Sept. 6, 2006 — A variety of completely unrelated issues consumed the Public Finance Authority board meeting on Wednesday — beginning with the board's approval of a $125,000 salary for Interim PFA Director Kent Bernier Sr. during a two-hour executive session held at the beginning of the meeting.
Bernier, who became the authority's interim director in March, will serve until Dec. 31, board members said.
During the executive session, the board also voted to more closely monitor the activities of Washington law firm Winston and Strawn — which represents and lobbies for the V.I. government in a variety of matters — and its subcontractors. According to Office of Management and Budget Director Ira Mills, PFA officials recently recognized that the "firm's activities had exceeded its budget."
"We just want to make sure we're more diligent in monitoring and tracking these activities in the future," Mills said after the meeting.
Board members also spent much time discussing whether the PFA should continue to both finance and manage certain capital improvement projects – including $5.5 million worth of renovations to the old Educational building in Christiansted.
The building, once fixed, will house the offices of the lieutenant governor. "Right now, the governor and lieutenant governor are working out of the same facility," Bernier said. "So there is a need to get a separate facility for the lieutenant governor."
Bernier's recommendation, which would allow the PFA to put the project out to bid instead of sending it though the Department of Property and Procurement, was opposed by several board members, including Mills and Finance Commissioner Bernice Turnbull.
While Bernier explained there was a need to expedite the project – which he called a "matter of Homeland Security" – Mills and Bernice Turnbull insisted that going through Property and Procurement was still the "best way to go."
"The PFA got involved with the Frederiksted Revitalization project, and I don't know how well we did with that," Bernice Turnbull said, adding that she is not opposed to the project, but rather to the process itself.
"The PFA serves as a financing agency," she said. "We should stick to that."
Attorney James Hindels, PFA legal counsel, echoed Turnbull's statements and tried to discourage board members from acting on Bernier's recommendation. "The PFA is the financing arm of the V.I.," he said. "Taking on other duties far exceeds the staffing and other capabilities needed to expedite the procurement process."
While Hindels explained that the PFA, through a Memorandum of Understanding with Property and Procurement, is authorized to handle the procurement process for certain capital improvement projects, he encouraged the board not to back "an extension" of the powers granted to the PFA in the V.I. Code.
"It's a perception issue," added board member Gov. Charles W. Turnbull. "If projects don't go through Property and Procurement, then the public wonders what's going on."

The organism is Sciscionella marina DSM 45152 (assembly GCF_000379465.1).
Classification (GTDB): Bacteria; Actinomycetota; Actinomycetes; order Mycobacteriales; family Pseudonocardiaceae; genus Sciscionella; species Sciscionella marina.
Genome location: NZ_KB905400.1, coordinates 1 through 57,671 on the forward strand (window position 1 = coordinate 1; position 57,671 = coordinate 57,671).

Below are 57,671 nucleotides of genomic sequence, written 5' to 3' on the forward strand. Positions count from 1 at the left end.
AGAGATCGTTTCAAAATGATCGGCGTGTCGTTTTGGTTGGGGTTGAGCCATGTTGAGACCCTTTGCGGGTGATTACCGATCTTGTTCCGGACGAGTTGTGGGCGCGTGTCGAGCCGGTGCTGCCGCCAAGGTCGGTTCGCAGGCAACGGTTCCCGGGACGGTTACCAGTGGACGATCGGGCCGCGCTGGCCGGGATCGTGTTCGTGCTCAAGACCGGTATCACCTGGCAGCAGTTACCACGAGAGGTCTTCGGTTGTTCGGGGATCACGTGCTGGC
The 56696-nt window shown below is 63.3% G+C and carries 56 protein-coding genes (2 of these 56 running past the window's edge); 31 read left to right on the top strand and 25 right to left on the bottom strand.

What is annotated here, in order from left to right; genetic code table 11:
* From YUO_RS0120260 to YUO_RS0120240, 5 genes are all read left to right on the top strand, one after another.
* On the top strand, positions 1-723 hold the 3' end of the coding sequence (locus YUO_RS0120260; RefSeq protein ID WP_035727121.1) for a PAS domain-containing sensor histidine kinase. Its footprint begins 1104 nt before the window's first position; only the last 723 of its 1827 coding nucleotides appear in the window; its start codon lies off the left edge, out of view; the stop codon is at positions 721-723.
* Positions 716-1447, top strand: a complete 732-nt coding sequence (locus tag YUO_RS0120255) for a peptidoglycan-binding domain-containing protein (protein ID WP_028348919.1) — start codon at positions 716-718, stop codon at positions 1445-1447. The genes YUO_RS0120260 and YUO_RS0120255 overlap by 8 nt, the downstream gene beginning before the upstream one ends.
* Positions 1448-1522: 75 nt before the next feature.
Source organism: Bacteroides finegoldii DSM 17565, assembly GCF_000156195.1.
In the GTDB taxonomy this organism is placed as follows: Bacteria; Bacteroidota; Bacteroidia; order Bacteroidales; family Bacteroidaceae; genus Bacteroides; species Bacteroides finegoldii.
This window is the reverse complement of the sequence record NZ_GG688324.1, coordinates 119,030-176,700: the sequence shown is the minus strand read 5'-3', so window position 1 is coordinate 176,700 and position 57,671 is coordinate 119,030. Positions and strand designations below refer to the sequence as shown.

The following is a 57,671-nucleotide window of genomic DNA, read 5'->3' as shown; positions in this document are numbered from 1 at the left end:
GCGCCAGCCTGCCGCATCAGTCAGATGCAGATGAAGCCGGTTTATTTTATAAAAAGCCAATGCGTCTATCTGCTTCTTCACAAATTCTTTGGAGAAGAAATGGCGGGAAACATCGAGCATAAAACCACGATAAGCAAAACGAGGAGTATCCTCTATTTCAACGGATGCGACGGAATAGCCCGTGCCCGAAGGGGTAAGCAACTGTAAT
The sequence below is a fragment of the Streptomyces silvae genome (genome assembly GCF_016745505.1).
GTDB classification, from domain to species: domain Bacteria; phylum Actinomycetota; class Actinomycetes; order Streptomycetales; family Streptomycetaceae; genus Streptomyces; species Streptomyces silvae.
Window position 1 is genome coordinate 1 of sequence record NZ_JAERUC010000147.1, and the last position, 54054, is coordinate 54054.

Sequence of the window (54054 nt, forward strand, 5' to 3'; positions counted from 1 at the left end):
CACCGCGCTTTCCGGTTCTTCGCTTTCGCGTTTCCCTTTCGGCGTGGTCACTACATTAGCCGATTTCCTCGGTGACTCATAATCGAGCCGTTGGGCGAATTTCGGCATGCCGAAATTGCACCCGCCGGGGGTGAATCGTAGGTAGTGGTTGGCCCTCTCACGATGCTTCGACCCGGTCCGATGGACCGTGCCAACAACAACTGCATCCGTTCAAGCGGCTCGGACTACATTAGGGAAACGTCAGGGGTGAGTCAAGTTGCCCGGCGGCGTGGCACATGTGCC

Despite the opposition, however, a motion made by Bernice Turnbull to send the project through Property and Procurement was rejected by the board after it failed to gain a second.
Instead, a motion made by Mills to allow the PFA to move ahead with the project, on the condition that the authority "will play close attention to all the rules of the procurement process," was approved. Both Mills and Gov. Turnbull voted in favor of the motion, while Bernice Turnbull voted against.
Board members Paul Arnold and Roy D. Jackson were absent during Wednesday's meeting.
Bernice Turnbull was also opposed to another recommendation made by Bernier to use proceeds garnered from the 1994 Series bond issue to fund $850,000 worth of last-minute repairs to the King's Alley Hotel on St. Croix.
At a board meeting in June, Bernier said the extra money would go toward purchasing light fixtures, metal screens, ceiling panels, plumbing fixtures and gas tanks for the hotel, among other things. At the time, however, he did not specify where the money would be coming from.
During Wednesday's meeting, Bernice Turnbull, along with other board members, opposed using the 1994 bond proceeds as the funding source for the completion of the project. Thus, a motion made to approve Bernier's recommendation failed, allowing the repairs to remain unfunded.
In other news, the board also approved the authority's administrative budget for fiscal year 2007, which Bernier said totals $4.7 million — $1 million more than what was discussed during a recent Senate meeting.
A supplemental budget of $2.7 million for FY 2006 was also approved by the board Wednesday. Bernier said the extra money is needed to pay off various operational expenses, along with administrative costs. The supplemental budget will be funded through PFA revenues, including commissions and administrative fees garnered from the issuance of private activity bonds to companies such as Hovensa.
The board additionally voted to reprogram $750,000 earmarked for the Department of Human Services. Bernier said the money, which was slated to go toward the Queen Louise Home for the Aged on St. Thomas, will now be used to purchase the Masaac Nursing Facility.
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